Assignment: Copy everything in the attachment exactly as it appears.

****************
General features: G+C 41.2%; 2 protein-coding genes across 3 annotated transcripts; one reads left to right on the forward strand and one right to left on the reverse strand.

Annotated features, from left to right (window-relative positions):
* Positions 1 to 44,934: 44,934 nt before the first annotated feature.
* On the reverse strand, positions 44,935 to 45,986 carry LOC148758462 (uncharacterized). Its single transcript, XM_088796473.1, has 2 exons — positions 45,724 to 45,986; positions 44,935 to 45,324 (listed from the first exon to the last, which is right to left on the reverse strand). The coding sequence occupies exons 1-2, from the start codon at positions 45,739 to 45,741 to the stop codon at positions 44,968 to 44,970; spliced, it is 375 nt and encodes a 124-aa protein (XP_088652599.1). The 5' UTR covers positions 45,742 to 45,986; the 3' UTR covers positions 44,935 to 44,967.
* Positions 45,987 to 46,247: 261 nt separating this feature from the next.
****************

General features: G+C 41.2%; 2 protein-coding genes across 3 annotated transcripts; one reads left to right on the forward strand and one right to left on the reverse strand.

Annotated features, from left to right (window-relative positions):
* Positions 1 to 44,934: 44,934 nt before the first annotated feature.
* On the reverse strand, positions 44,935 to 45,986 carry LOC148758462 (uncharacterized). Its single transcript, XM_088796473.1, has 2 exons — positions 45,724 to 45,986; positions 44,935 to 45,324 (listed from the first exon to the last, which is right to left on the reverse strand). The coding sequence occupies exons 1-2, from the start codon at positions 45,739 to 45,741 to the stop codon at positions 44,968 to 44,970; spliced, it is 375 nt and encodes a 124-aa protein (XP_088652599.1). The 5' UTR covers positions 45,742 to 45,986; the 3' UTR covers positions 44,935 to 44,967.
* Positions 45,987 to 46,247: 261 nt separating this feature from the next.